The essence of OO can be summarised in two statements:
- Active/passive rule
- Demand-chain cooperation
This article introduces these two important and undervalued patterns.
The Active/Passive rule
This rule can be summarised as follows:
“Objects that are active in the real world are modelled as passive, and vice-versa.”
This is only a trick. Many modellers have stated that the object-oriented model is a representation of the real world. This is true, but not entirely. And the model differs from the real world in exactly these two essential characteristics. The active/passive rule turns behaviour around.
There is a strong synergy between this rule and the next, because the way we should couple objects (or services for that matter) is based on first modelling objects active/passive, and then thinking about which responsibilities we would like to delegate to them. This way service interfaces are created that realise exactly what we want: loosely coupled, maximally cohesive systems.
An important rule is that “external” objects, usually modelled as actors, are modelled inside the system as normal (but passive) objects. This way it is clear and unambiguous what entry points there are for the external world into the software replica of this world. Modelling these objects as passive avoids the pitfall of modelling complex objects that are hard to understand and even harder to modify. All aspects of these complex objects in the real world are externalised into active objects. An example: a person uses a pencil. In the real world the person is active, the pencil is passive. In the software replica model we turn things around: the person becomes passive, and almost void of complexity. The pencil becomes active, and all behaviour corresponding to writing is delegated out of the person into the pencil. And even then, if the pencil becomes too complex, we use the rule of delegating responsibilities to make each of the active objects so simple that only one responsibility remains – all else is delegated away into other active objects. The resulting network of cooperating objects is complex as a whole, but simple when zooming in. The net result is a network of objects that is easy to manage.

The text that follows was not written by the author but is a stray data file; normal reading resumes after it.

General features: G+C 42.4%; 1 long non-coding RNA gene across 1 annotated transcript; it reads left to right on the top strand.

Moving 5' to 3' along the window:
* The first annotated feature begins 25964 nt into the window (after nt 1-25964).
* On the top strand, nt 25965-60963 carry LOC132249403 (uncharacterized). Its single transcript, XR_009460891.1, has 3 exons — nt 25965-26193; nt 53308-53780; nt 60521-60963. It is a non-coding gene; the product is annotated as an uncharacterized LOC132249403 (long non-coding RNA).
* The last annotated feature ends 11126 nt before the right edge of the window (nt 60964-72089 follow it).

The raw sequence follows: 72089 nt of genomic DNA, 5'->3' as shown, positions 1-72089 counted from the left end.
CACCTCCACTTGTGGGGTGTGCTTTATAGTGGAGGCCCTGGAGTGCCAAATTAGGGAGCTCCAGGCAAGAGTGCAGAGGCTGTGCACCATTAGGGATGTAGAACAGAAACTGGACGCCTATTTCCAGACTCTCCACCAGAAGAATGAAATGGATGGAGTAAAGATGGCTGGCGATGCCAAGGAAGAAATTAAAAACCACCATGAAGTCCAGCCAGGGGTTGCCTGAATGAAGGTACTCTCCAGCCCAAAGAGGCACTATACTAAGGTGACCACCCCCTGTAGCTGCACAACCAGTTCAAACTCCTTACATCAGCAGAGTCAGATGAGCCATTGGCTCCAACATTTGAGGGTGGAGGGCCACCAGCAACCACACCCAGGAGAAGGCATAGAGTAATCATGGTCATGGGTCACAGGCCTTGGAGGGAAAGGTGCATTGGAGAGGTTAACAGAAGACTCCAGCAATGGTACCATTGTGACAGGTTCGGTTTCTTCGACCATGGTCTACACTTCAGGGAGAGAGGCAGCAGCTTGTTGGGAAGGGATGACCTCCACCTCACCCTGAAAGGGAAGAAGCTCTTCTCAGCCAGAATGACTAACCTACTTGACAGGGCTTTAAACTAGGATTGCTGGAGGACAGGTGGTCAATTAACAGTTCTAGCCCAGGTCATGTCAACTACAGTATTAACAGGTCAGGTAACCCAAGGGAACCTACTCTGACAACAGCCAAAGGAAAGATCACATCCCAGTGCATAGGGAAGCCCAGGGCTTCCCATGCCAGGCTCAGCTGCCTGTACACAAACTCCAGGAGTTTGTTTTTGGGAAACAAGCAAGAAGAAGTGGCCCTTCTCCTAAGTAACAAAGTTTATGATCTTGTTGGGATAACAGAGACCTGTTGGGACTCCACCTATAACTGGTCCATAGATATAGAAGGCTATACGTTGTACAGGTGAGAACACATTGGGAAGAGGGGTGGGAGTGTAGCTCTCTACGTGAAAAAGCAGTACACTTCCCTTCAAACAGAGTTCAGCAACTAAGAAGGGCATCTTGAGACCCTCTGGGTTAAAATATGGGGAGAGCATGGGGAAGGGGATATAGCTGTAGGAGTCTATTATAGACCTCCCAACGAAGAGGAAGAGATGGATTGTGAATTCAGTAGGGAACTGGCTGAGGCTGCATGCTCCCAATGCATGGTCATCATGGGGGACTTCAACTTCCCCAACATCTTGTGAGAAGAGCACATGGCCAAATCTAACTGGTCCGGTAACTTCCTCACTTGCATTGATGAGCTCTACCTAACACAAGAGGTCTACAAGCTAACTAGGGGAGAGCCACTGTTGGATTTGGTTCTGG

The demand-chain cooperation
This rule can be summarised as follows:
“To fulfil their goal in life, objects search for other objects to delegate their responsibilities to by inverting time, and starting their search at the end: the final purpose of their cooperation.”
Again, this is only a trick. There is no other way to reach the goal of loosely coupled objects, which cooperate to accomplish complex tasks, which can scale in time to become more and more complex. Objects perform tasks as a result of the responsibility delegated to them. When the task has been designed following a supply-chain process, this task is too tightly coupled to the requestor or delegator. The process cannot change in time to adapt to the changing business, but has been used as the criterion on which to base the objects’ responsibilities and behaviour. The process has been cemented in tightly coupled objects. The demand-chain rule turns time around.
The way messages are used to request objects to perform a service is widely misunderstood. As an article Service Oriented Architectures vs. Distributed Object Technologies (not available anymore, sorry) tried to argue, many people have understood message between objects as something more or less similar to function calls: an invocation of a method on an object. As Dan Ingalls already in 1981 in the famous August 1981 issue of Byte Magazine tried to explain1, objects sending messages do something quite different: they politely request the receiver to perform a service. The receiver then decides if, how, what and when to do that. Messages as they should be modeled in object-oriented languages do not differ from the way messages are to be modeled in service oriented architectures. The argument, often repeated, that service invocation is “completely different” from object-oriented message passing, is false for properly modeled object-oriented models.
Modern developments in supply chain management clearly emphasize the advantages of demand chain processes for just-in-time inventories, flexible processes etc. This is exactly what we are talking about here.
Both rules are deceptively simple, and both rules are usually completely overlooked in publications about object orientation.
There are many more rules to good object-oriented modelling, to name a few:
- Objects are simple. Their purpose and behaviour should be understandable within minutes.
- Objects abhor responsibilities. Designers wishing to place a responsibility with an object, are met with strong refusal, especially if the object already has one responsibility.
- Objects represent behaviour, in particular responsibilities delegated to them. They do not represent data or business rules.
- Business rules exist. In object-oriented models they are contained and managed by objects in a way that effectively encapsulates them.
In future articles I expect to come back to many of them and many new ones. These rules are just a few, as an example. In fact there are many more, even several hundreds. No experienced modeller has all these rules in his or her consciousness, but on the subconscious level they work without pause to help create good object-oriented models. However the two rules comprise the essence of OO show examples in models that are created with, and without the application of these rules, is something we need to do a lot to help in developing better and more complex systems.
Future articles mentioned above: